Consumers Energy seeks Michigan landowners to locate solar farms

Jackson’s Consumers Energy is looking to partner with landowners and communities at sites for new solar farm projects across the state. // Image bank

Consumers Energy, one of Michigan’s largest energy providers based in Jackson, announced plans to work with landowners and communities to identify locations for utility-scale solar power plants that will provide clean, renewable energy.

Consumers Energy Says Solar Energy Is Centerpiece Of Regulated Utility’s Clean Energy Plan To Meet Michigan’s Energy Needs Over The Next 20 Years While Protecting The Environment By Eliminating Coal And Meeting Emissions net zero carbon.

With regulatory approval, it plans an expansion to add 8,000 megawatts of utility-scale solar power by 2040, as it says more than 60% of its electric capacity will come from renewable sources. Consumers Energy searches tens of thousands of acres throughout Michigan.

“We need support throughout Michigan, especially in rural and agricultural areas, and we want to work with landowners and local leaders interested in siting solar power plants to provide environmental and economic benefits to their communities. “, says Dennis Dobbs, Vice President of Enterprise Project. environmental management and services. “Harnessing the sun is Michigan’s moonshot – and we won’t achieve this historic goal without help.”

Consumers Energy has already started adding 1,100 megawatts of solar capacity to come online by 2024. It plans to own 50% of this additional solar capacity and buy the remaining half from solar developers.

Large-scale solar projects capable of generating around 100 megawatts offer the best value for customers, but require a significant amount of land – between five and ten acres per megawatt of power – that is flat, open and treeless with easy access. direct sunlight and close to existing transmission infrastructure.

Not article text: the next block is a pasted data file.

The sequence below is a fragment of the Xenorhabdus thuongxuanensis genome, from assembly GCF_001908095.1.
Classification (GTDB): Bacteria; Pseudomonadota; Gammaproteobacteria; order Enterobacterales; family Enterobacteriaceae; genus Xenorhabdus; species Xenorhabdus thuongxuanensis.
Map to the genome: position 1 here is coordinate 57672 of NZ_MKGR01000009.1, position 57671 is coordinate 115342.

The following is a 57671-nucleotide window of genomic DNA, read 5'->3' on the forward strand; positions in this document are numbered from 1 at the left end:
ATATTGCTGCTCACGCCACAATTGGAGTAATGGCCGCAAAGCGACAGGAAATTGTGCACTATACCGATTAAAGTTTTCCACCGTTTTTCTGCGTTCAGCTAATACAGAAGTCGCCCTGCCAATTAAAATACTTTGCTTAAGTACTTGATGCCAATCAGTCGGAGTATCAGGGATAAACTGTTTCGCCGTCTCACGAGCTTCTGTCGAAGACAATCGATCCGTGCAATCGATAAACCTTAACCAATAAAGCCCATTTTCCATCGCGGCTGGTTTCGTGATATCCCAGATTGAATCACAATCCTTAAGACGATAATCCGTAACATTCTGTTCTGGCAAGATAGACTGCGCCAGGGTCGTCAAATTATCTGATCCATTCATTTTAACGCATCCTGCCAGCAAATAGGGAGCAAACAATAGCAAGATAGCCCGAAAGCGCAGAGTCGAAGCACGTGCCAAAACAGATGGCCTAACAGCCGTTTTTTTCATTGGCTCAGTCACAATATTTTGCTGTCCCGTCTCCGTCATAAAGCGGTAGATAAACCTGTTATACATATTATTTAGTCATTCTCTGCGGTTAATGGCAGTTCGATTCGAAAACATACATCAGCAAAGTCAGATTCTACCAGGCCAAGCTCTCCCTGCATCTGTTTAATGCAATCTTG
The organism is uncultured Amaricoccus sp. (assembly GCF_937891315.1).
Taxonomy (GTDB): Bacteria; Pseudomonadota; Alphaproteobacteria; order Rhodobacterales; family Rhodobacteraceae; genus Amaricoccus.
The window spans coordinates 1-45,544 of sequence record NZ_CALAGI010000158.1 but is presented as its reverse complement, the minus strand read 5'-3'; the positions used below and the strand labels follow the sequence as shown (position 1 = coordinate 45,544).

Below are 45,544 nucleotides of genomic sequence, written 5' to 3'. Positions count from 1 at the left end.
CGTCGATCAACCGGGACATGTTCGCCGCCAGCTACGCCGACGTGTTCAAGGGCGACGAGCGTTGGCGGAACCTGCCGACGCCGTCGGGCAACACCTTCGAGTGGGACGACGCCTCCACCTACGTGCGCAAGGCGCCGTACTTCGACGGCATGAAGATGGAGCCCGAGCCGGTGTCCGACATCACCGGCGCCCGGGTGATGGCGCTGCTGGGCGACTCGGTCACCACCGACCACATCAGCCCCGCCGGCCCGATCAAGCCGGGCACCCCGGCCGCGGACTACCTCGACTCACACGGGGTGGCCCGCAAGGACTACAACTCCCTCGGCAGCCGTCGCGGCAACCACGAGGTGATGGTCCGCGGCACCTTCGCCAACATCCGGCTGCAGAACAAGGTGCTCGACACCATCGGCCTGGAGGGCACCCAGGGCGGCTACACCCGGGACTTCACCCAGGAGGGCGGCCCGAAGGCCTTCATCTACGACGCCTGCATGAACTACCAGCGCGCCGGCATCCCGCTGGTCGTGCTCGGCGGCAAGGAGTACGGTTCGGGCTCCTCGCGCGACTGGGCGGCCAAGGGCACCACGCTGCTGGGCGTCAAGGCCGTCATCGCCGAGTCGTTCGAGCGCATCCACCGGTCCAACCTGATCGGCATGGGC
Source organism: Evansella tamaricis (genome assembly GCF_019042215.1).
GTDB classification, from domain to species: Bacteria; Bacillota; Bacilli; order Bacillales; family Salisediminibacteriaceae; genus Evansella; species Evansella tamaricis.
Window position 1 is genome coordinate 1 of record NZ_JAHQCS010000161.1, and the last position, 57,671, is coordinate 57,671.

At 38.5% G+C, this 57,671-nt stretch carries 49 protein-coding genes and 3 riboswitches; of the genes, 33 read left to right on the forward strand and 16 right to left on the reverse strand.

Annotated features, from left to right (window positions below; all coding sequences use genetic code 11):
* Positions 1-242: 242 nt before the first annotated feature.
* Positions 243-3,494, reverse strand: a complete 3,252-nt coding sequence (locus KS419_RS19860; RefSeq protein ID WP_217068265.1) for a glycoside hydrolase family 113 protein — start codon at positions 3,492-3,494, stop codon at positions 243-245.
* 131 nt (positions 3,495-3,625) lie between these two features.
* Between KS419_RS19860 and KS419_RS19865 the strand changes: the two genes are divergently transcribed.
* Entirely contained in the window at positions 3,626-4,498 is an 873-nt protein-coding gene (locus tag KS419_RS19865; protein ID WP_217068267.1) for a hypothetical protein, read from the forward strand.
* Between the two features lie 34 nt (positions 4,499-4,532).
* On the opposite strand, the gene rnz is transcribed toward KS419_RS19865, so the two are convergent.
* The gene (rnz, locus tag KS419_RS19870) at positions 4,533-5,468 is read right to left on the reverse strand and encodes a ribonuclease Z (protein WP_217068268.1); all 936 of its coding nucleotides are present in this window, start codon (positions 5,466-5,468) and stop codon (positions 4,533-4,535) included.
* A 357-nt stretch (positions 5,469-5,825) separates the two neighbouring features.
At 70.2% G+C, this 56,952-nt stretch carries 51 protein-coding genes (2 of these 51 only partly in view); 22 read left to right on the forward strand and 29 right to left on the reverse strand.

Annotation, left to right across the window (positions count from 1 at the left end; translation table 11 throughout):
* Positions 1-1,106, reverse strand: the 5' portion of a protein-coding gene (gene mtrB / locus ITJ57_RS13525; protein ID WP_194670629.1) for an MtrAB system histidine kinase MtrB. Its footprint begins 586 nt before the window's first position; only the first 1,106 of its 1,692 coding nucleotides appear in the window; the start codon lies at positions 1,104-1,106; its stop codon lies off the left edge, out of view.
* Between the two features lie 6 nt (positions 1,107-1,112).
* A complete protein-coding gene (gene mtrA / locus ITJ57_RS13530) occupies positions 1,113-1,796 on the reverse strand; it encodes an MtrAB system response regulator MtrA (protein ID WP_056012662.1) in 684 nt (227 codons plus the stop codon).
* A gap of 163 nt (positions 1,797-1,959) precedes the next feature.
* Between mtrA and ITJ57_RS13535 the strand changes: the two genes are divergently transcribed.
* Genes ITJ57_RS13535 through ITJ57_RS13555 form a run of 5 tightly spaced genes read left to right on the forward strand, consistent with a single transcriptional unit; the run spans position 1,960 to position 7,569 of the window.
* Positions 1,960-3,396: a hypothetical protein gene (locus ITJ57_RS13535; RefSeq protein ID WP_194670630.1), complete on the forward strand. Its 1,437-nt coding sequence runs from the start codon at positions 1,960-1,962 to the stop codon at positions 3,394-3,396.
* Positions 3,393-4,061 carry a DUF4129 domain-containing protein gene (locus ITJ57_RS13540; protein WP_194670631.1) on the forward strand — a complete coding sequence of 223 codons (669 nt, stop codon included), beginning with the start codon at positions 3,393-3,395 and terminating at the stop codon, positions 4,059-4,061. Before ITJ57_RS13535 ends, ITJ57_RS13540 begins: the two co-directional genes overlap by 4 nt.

Ideal project sites for solar power plants are around 500 to 900 acres and often consist of several neighboring landowners. Potential locations include:

  • Agricultural fields – including those less ideal for growing crops
  • Brownfields
  • Public properties

With solar power in mind, the company’s proposed clean energy plan would reduce carbon dioxide emissions by more than 63 million tons. This is equivalent to taking 12.4 million passenger vehicles off the road for a year.

Consumers state that the solar panels do not leach or emit harmful chemicals into the ground or air and are not expected to negatively affect local wildlife. It will complete a detailed environmental inventory of the project area and work with landowners and relevant federal, state, and local agencies to review all environmental concerns. This includes identifying and protecting threatened or endangered species and their habitats.

Topsoil is left in place and solar panel sites are seeded with native grasses and pollinating plants to promote biodiversity. The land can usually be cultivated again after being used as a solar installation.

In addition to its environmental benefits, solar power is becoming more competitive, and Consumers Energy can gradually add it to meet Michigan’s changing energy needs without building a large new fossil-fuel-fired power plant.

The siting of solar power plants provides economic benefits to landowners and communities.

  • Participating landowners can sell their property to us or create an ongoing revenue stream by entering into long-term easement agreements.
  • Solar power plants create hundreds of construction jobs and can boost a community’s income to help fund education and essential basic services.

“Our goal is to meet with Michigan homeowners and communities where they are to start a conversation about mutually beneficial solar solutions,” says Dobbs.

Additionally, Katie Carey, director of external relations at Consumers Energy, says the utility will fulfill its responsibilities when the solar panels complete their productive life cycle. At that time, he plans to partner with a qualified solar panel recycler to reuse, scrap, and dispose of all decommissioned panels in the most environmentally friendly way possible.

“Because most of our solar installations are so new, we are still 20 years away from disposal needs. In the situation where the panels fail before their end of life, we are working with the manufacturer on warranty and disposal issues,” Carey replied in an email.

“Over 95% of photovoltaic panels are recyclable and several regional recyclers currently recycle panels in Ohio, Wisconsin and Tennessee. With the infrastructure (substations and power grid connections) in place that lasts over 50 years, replacing and upgrading panels can easily extend the overall useful life of a facility.

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